Guest post by Jeff Mosenkis of Innovations for Poverty Action.
- Burkina Faso is having its second coup in under a year (with this unintentionally funny fact list from the BBC, via Kim Yi Dionne)
- Chris is on part 2 of the Freakonomics podcasts on cheap fixes for crime, talking about using cognitive behavioral therapy and cash grants in Liberia. Similarly, Marginal Revolution suggests Gary Becker was wrong – raising the cost of crime with long sentences assume rational actors, and many criminals might be acting impulsively, exactly the problem that therapy can solve.
- The White House announced an executive order directing agencies to use behavioral sciences to improve federal programs, coinciding with the release of a report from the current White House Social and Behavioral Sciences team on what they’ve learned in their first year (full report PDF here summarized here). Interview with director Maya Shankar here.
- The new journal Behavioral Science & Policy is available free and the first issue has some big names. Ideas42 also has a new directory of behavioral experts in different areas.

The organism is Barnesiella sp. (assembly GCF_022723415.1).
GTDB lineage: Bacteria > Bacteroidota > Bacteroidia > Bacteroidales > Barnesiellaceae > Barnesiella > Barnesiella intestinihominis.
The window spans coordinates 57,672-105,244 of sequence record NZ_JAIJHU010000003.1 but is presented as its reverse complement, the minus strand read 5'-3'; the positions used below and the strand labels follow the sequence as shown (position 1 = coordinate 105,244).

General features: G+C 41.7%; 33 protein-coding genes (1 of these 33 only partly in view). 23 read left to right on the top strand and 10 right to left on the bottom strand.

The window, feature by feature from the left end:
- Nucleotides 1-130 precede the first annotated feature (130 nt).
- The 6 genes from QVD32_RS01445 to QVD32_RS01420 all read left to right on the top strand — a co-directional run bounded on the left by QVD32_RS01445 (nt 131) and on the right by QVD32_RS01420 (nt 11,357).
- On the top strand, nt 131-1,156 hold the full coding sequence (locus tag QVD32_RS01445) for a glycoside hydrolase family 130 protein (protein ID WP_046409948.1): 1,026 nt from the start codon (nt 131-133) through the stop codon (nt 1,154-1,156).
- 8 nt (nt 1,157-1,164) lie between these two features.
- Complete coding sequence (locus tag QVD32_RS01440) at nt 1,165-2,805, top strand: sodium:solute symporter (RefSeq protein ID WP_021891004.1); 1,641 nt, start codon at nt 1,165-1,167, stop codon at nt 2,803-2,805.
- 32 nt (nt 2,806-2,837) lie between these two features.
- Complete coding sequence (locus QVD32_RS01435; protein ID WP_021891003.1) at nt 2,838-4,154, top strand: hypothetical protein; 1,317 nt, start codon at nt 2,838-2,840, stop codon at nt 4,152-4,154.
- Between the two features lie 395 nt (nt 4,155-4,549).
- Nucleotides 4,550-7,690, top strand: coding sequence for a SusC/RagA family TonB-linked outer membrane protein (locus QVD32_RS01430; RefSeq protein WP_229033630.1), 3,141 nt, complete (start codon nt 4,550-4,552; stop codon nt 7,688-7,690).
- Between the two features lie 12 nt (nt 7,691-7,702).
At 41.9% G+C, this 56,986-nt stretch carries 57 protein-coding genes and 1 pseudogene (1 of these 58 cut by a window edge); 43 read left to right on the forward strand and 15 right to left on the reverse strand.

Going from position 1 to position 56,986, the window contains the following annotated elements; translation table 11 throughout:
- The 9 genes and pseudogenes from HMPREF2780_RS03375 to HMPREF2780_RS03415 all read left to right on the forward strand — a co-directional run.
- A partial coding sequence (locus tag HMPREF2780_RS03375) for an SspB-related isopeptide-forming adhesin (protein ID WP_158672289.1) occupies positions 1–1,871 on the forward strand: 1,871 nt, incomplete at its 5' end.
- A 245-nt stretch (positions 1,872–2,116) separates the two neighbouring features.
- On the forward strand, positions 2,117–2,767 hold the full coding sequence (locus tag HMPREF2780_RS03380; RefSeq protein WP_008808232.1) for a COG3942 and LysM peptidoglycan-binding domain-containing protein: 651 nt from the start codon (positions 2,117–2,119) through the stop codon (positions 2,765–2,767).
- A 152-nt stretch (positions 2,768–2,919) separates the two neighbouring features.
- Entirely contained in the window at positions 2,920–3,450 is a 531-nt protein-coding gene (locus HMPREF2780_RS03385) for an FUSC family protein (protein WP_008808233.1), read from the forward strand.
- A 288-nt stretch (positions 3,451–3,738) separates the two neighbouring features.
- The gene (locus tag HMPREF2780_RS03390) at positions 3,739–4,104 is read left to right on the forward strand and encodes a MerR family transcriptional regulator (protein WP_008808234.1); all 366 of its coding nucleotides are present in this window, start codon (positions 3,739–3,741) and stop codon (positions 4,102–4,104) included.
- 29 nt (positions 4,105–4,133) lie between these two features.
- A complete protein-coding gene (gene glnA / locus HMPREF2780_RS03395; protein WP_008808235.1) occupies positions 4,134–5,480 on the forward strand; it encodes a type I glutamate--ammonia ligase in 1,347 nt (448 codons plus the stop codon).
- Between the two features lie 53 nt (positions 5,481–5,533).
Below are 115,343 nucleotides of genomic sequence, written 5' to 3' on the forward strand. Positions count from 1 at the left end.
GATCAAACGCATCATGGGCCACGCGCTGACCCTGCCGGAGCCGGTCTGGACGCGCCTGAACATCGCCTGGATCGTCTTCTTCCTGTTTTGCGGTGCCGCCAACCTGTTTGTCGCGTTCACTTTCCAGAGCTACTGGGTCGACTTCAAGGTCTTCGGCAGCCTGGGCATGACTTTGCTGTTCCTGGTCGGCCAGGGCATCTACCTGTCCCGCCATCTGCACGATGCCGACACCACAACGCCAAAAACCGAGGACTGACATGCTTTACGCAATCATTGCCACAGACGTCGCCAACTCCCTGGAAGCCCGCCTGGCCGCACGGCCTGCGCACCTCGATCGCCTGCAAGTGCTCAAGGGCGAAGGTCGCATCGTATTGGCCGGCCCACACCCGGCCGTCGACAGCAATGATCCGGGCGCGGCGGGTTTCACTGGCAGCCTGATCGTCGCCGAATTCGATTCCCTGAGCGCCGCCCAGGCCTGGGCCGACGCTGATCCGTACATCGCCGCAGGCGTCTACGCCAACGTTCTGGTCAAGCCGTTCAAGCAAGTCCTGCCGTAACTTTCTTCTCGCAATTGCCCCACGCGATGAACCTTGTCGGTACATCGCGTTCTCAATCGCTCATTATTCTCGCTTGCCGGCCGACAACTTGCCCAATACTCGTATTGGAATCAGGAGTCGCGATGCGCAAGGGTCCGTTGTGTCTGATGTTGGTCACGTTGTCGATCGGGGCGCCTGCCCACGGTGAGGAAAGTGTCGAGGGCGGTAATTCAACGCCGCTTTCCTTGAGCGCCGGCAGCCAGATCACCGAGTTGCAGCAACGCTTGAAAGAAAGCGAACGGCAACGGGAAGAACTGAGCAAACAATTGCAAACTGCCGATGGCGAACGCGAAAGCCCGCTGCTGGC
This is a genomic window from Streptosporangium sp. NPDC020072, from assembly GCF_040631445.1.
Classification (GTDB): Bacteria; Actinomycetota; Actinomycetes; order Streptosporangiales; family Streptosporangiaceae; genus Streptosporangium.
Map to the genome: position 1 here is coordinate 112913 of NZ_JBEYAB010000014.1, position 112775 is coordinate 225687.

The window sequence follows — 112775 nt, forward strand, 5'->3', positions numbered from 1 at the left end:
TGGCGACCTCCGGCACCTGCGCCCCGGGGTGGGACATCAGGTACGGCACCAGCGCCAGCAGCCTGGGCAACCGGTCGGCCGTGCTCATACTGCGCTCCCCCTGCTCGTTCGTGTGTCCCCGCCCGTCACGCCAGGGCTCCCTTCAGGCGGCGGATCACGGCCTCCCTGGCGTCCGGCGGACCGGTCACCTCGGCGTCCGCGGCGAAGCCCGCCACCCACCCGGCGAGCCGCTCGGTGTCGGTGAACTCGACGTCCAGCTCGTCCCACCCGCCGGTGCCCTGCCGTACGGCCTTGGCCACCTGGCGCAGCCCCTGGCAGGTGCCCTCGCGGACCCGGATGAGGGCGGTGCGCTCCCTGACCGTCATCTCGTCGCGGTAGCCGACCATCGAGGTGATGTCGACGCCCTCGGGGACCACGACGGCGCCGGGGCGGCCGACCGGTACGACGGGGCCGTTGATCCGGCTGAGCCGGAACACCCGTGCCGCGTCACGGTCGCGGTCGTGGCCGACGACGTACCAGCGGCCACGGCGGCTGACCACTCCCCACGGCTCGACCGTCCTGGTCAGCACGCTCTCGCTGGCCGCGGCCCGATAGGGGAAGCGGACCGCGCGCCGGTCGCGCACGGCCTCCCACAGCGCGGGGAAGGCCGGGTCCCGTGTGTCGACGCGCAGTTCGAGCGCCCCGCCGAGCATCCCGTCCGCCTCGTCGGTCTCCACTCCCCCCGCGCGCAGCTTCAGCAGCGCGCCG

- A new paper (accompanied by 30 peer commentaries) argues that the field of psychology has become dominated by liberals (from 4:1 through the 1990s to 12:1 since). They suggest that the field which studies unconscious bias and group polarization has itself become biased in research assumptions, for example, that stereotypes are always inaccurate and therefore a reasoning flaw. Summary here.
And Yale, renowned for its endowment’s investments, will be collecting $153 in interest on a perpetual bond issued in 1648 from Dutch water authority de Stichtse Rijnlanden to pay for a pier in a river. Yale acquired the goatskin bond as an artifact in 2003. (via Planet Money)